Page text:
My Independent run homework, the sixth VP

As I do my homework I am amazed at how little I know about the Vice Presidents, the men who occupied the second most powerful office of the United States. I had heard of the first five but I had no idea who number six was. So, here’s a brief history of a forgotten Vice President.

Daniel Tompkins was born in New York at his family’s estate, Fox Meadows on June 21st 1774, just two years before the signing of the Declaration of Independence. He graduated from Columbia College and after passing the bar became a lawyer in New York City, at the time he added the middle initial D to his name in order to not be confused with another Daniel Tompkins, scholars argue over what the D stood for but nobody knows for sure. He was a delegate to the New York Constitutional Convention and was elected to the New York State Assembly in 1801. In 1804 he was elected to Congress but resigned when he was appointed to the New York Supreme Court. In 1807 he was elected Governor of New York and would remain in office until 1817.

During the war of 1812 Madison tried to appoint Tompkins as Secretary of State but he passed on the office remaining in New York to oversee the militia. During that time he invested his own money to supply the troops, he spend years afterwards trying to be compensated by the federal government, which led to his drinking problem. In 1817 he signed a bill declaring that all slaves in the state of New York would be declared free by 1827.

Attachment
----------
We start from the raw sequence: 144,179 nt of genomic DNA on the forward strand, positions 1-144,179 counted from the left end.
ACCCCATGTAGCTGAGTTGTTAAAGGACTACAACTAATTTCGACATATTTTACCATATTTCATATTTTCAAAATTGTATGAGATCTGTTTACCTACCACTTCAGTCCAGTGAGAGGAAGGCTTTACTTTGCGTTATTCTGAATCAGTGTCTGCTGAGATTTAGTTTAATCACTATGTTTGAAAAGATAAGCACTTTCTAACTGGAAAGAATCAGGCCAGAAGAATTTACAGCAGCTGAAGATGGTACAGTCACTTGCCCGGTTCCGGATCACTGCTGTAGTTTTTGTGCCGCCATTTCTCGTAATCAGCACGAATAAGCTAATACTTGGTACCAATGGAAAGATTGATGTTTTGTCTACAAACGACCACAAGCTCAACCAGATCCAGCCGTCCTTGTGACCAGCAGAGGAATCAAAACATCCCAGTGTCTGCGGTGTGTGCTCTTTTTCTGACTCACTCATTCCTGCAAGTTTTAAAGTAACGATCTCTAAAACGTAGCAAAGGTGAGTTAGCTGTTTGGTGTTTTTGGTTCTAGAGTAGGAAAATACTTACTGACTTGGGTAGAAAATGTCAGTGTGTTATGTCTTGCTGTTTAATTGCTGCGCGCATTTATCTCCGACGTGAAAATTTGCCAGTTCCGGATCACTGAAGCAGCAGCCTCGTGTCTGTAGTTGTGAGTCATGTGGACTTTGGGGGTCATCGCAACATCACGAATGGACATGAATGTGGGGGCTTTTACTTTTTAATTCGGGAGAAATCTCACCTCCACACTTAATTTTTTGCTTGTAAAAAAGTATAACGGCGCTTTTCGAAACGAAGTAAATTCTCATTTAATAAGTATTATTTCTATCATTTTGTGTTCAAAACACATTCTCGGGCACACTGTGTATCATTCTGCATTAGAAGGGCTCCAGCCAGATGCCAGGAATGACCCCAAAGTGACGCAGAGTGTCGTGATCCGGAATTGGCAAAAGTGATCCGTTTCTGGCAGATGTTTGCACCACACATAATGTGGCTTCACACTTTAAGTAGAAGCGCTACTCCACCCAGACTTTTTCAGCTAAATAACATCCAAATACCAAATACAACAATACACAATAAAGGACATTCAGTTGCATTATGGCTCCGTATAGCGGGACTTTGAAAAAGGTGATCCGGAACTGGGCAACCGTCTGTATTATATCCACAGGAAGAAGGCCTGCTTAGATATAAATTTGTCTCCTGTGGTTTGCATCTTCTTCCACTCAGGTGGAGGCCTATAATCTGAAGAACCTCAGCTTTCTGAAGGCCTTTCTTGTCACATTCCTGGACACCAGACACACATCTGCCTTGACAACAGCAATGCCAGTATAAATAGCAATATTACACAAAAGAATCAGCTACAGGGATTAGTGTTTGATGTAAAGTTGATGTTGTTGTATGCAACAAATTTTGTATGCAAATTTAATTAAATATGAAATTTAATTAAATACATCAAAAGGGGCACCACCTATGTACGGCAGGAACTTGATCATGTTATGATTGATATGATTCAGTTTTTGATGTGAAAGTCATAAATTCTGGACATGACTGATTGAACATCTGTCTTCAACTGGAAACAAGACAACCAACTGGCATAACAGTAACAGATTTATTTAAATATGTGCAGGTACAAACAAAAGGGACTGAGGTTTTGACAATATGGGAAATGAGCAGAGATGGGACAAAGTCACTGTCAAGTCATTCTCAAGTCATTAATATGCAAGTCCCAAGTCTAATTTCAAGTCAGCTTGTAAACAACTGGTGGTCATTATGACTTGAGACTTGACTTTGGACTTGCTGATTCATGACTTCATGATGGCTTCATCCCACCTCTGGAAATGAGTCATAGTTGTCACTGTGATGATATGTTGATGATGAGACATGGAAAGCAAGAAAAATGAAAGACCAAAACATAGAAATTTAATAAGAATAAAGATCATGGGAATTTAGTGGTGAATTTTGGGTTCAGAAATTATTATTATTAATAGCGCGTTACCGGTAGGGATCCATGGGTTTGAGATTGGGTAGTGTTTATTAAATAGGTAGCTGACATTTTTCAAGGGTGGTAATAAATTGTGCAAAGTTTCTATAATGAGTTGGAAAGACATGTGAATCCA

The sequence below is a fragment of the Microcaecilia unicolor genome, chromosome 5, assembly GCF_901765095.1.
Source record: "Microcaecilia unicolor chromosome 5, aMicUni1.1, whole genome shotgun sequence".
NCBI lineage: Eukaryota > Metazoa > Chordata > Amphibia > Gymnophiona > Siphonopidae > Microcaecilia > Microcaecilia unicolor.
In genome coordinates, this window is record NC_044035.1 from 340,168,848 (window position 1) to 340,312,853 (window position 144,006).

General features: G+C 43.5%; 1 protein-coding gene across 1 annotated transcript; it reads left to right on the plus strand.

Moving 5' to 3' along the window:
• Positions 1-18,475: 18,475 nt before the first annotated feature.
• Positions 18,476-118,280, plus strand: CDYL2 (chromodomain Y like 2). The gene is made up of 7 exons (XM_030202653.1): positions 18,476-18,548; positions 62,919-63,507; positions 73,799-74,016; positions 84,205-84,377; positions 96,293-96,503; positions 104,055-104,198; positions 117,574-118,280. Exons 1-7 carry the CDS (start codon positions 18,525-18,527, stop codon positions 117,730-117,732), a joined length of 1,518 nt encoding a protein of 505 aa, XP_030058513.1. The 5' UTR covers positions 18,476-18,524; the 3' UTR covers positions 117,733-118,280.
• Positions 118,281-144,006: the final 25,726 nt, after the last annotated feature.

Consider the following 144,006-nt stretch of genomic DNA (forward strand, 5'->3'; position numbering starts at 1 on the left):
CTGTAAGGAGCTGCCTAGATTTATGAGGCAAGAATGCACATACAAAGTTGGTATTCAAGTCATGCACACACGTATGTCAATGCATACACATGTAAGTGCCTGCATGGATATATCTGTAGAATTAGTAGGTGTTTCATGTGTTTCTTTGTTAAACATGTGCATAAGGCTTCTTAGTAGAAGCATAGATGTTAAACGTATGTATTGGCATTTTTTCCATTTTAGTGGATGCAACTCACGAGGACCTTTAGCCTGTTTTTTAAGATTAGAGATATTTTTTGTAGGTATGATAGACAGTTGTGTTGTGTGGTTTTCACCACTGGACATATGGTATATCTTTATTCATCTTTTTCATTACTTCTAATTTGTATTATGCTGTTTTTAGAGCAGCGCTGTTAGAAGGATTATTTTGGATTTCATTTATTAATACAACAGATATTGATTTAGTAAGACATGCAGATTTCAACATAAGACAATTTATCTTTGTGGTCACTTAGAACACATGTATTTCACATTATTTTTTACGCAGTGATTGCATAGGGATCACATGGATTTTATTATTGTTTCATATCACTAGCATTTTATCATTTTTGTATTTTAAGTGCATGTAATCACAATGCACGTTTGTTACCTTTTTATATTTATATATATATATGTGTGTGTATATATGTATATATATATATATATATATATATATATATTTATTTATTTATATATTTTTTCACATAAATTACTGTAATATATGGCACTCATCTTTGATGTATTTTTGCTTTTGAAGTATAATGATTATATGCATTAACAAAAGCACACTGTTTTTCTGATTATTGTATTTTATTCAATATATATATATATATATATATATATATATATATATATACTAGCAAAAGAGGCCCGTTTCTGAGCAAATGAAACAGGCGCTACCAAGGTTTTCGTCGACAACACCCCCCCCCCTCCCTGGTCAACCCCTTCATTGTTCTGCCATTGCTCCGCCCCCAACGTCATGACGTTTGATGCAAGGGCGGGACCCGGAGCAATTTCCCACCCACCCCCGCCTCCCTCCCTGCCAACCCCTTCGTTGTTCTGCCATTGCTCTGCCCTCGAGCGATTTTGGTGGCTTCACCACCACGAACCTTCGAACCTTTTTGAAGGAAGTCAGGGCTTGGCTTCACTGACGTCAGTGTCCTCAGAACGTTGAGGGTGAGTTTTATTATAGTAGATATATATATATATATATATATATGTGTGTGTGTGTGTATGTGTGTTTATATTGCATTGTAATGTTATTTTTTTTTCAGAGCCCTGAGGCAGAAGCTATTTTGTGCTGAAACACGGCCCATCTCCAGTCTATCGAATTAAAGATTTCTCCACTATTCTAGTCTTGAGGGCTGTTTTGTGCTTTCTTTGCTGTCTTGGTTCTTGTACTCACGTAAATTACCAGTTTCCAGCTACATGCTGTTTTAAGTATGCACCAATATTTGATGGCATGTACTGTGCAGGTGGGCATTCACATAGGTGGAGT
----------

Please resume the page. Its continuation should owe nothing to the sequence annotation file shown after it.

In 1816 Tompkins name was added to the Democrat-Republican ballot but he lost to Monroe. Since the party needed the support of the Northern states he was added to the ticket as the Vice Presidential candidate. They won the election of 1816 and 1820, the first Vice President to be directly elected twice under the same President, Adams had been Washington’s Vice President but under the Runner Up plan prior to the 12th Amendment.

Tompkins had been injured after falling off a horse in 1814 and had a bad drinking problem. He rarely visited the capitol and the debate over the Missouri Compromise raged unchecked. In 1820 he also ran for the Governor of New York but lost and remained in the Vice President position. He ended his term as Vice President after the election of 1824 and died three months later.  For the most part Tompkins has been forgotten by history.

And so ends the mostly unremarkable Vice Presidency of Daniel D. Tompkins.

And remember, Write in Ocular Nervosa for Vice President in 2016.

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